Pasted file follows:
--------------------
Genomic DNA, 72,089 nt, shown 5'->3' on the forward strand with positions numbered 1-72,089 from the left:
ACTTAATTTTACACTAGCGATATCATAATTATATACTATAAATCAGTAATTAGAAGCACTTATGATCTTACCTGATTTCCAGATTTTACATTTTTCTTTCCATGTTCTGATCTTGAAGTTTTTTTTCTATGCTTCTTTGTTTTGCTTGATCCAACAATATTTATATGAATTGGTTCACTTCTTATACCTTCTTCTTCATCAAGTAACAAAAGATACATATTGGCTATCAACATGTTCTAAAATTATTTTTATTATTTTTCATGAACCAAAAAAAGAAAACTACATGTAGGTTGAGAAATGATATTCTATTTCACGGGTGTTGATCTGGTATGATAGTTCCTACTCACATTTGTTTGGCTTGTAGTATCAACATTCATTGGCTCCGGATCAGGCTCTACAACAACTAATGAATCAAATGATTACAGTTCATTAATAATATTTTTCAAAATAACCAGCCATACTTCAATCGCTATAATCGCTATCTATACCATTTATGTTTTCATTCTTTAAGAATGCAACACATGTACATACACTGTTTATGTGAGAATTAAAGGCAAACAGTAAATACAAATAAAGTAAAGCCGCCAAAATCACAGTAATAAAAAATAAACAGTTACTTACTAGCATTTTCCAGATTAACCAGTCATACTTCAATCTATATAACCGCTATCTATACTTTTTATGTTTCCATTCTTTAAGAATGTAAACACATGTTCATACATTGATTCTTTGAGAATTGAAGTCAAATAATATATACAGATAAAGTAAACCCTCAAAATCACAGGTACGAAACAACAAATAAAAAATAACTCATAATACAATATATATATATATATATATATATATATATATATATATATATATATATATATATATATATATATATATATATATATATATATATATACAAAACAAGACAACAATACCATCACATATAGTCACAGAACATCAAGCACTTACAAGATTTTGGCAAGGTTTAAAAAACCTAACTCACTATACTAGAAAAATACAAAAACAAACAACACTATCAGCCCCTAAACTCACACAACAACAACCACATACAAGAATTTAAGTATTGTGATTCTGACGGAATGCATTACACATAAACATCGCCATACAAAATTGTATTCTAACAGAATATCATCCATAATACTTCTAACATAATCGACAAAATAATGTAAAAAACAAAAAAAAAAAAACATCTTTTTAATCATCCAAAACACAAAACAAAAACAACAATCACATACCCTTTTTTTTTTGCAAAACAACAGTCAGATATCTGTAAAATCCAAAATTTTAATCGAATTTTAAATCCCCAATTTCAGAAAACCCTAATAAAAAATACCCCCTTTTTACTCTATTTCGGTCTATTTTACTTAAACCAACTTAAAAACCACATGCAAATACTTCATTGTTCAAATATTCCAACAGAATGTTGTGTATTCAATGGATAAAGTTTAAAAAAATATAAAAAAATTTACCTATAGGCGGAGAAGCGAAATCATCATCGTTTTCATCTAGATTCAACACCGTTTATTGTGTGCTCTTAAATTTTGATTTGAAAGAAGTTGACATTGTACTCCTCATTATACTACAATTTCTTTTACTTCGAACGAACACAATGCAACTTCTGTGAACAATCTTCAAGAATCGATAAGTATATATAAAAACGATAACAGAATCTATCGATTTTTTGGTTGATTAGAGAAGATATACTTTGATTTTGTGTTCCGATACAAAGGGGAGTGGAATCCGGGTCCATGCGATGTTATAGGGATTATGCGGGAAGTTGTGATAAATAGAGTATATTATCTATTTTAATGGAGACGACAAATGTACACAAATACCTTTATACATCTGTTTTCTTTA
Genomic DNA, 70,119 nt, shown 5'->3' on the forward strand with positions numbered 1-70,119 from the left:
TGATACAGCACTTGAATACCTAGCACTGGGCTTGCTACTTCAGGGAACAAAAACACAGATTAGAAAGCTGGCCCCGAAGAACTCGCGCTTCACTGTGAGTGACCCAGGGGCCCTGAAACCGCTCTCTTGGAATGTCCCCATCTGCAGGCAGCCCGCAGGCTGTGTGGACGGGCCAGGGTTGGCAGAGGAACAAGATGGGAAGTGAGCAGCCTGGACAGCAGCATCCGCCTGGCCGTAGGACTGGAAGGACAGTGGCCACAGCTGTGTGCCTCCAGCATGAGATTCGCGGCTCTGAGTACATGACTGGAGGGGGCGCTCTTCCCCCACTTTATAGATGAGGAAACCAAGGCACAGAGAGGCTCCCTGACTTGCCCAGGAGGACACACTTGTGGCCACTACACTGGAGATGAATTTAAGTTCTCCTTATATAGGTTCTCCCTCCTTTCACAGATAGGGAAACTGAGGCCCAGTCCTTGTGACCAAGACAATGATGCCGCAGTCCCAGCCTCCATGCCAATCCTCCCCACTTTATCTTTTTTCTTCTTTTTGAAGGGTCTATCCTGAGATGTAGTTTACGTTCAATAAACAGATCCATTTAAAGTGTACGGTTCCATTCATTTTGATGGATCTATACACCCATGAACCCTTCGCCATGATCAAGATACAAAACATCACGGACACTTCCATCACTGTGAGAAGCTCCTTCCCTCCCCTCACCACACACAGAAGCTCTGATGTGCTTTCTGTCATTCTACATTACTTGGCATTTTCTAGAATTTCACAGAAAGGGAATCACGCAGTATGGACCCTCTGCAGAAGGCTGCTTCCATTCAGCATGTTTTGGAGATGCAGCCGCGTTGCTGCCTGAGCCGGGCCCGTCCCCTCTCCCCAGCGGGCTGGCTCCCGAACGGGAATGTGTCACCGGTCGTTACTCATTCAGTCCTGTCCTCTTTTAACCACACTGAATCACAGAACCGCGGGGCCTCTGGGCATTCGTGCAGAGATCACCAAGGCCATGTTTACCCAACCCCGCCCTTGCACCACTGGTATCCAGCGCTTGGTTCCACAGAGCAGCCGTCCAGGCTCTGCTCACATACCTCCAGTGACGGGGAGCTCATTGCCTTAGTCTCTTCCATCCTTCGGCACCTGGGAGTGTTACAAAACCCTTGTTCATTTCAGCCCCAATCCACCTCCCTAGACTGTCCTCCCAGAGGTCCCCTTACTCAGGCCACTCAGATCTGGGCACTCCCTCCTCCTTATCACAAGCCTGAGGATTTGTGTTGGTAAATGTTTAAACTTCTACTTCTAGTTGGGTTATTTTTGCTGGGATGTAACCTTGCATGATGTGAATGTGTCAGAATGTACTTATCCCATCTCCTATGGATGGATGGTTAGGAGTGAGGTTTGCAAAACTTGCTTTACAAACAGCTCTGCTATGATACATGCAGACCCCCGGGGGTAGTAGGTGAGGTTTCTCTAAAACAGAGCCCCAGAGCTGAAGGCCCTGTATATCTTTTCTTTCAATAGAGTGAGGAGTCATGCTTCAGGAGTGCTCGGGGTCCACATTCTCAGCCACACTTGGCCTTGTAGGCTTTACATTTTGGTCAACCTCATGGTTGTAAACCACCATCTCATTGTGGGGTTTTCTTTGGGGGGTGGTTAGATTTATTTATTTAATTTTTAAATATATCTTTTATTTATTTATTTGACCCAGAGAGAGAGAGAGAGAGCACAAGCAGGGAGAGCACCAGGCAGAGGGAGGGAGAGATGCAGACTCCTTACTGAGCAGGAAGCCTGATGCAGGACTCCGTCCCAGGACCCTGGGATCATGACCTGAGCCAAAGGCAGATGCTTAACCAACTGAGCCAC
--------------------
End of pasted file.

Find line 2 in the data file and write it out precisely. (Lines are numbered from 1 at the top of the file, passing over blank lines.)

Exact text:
ACTTAATTTTACACTAGCGATATCATAATTATATACTATAAATCAGTAATTAGAAGCACTTATGATCTTACCTGATTTCCAGATTTTACATTTTTCTTTCCATGTTCTGATCTTGAAGTTTTTTTTCTATGCTTCTTTGTTTTGCTTGATCCAACAATATTTATATGAATTGGTTCACTTCTTATACCTTCTTCTTCATCAAGTAACAAAAGATACATATTGGCTATCAACATGTTCTAAAATTATTTTTATTATTTTTCATGAACCAAAAAAAGAAAACTACATGTAGGTTGAGAAATGATATTCTATTTCACGGGTGTTGATCTGGTATGATAGTTCCTACTCACATTTGTTTGGCTTGTAGTATCAACATTCATTGGCTCCGGATCAGGCTCTACAACAACTAATGAATCAAATGATTACAGTTCATTAATAATATTTTTCAAAATAACCAGCCATACTTCAATCGCTATAATCGCTATCTATACCATTTATGTTTTCATTCTTTAAGAATGCAACACATGTACATACACTGTTTATGTGAGAATTAAAGGCAAACAGTAAATACAAATAAAGTAAAGCCGCCAAAATCACAGTAATAAAAAATAAACAGTTACTTACTAGCATTTTCCAGATTAACCAGTCATACTTCAATCTATATAACCGCTATCTATACTTTTTATGTTTCCATTCTTTAAGAATGTAAACACATGTTCATACATTGATTCTTTGAGAATTGAAGTCAAATAATATATACAGATAAAGTAAACCCTCAAAATCACAGGTACGAAACAACAAATAAAAAATAACTCATAATACAATATATATATATATATATATATATATATATATATATATATATATATATATATATATATATATATATATATATATATATATATATATACAAAACAAGACAACAATACCATCACATATAGTCACAGAACATCAAGCACTTACAAGATTTTGGCAAGGTTTAAAAAACCTAACTCACTATACTAGAAAAATACAAAAACAAACAACACTATCAGCCCCTAAACTCACACAACAACAACCACATACAAGAATTTAAGTATTGTGATTCTGACGGAATGCATTACACATAAACATCGCCATACAAAATTGTATTCTAACAGAATATCATCCATAATACTTCTAACATAATCGACAAAATAATGTAAAAAACAAAAAAAAAAAAACATCTTTTTAATCATCCAAAACACAAAACAAAAACAACAATCACATACCCTTTTTTTTTTGCAAAACAACAGTCAGATATCTGTAAAATCCAAAATTTTAATCGAATTTTAAATCCCCAATTTCAGAAAACCCTAATAAAAAATACCCCCTTTTTACTCTATTTCGGTCTATTTTACTTAAACCAACTTAAAAACCACATGCAAATACTTCATTGTTCAAATATTCCAACAGAATGTTGTGTATTCAATGGATAAAGTTTAAAAAAATATAAAAAAATTTACCTATAGGCGGAGAAGCGAAATCATCATCGTTTTCATCTAGATTCAACACCGTTTATTGTGTGCTCTTAAATTTTGATTTGAAAGAAGTTGACATTGTACTCCTCATTATACTACAATTTCTTTTACTTCGAACGAACACAATGCAACTTCTGTGAACAATCTTCAAGAATCGATAAGTATATATAAAAACGATAACAGAATCTATCGATTTTTTGGTTGATTAGAGAAGATATACTTTGATTTTGTGTTCCGATACAAAGGGGAGTGGAATCCGGGTCCATGCGATGTTATAGGGATTATGCGGGAAGTTGTGATAAATAGAGTATATTATCTATTTTAATGGAGACGACAAATGTACACAAATACCTTTATACATCTGTTTTCTTTA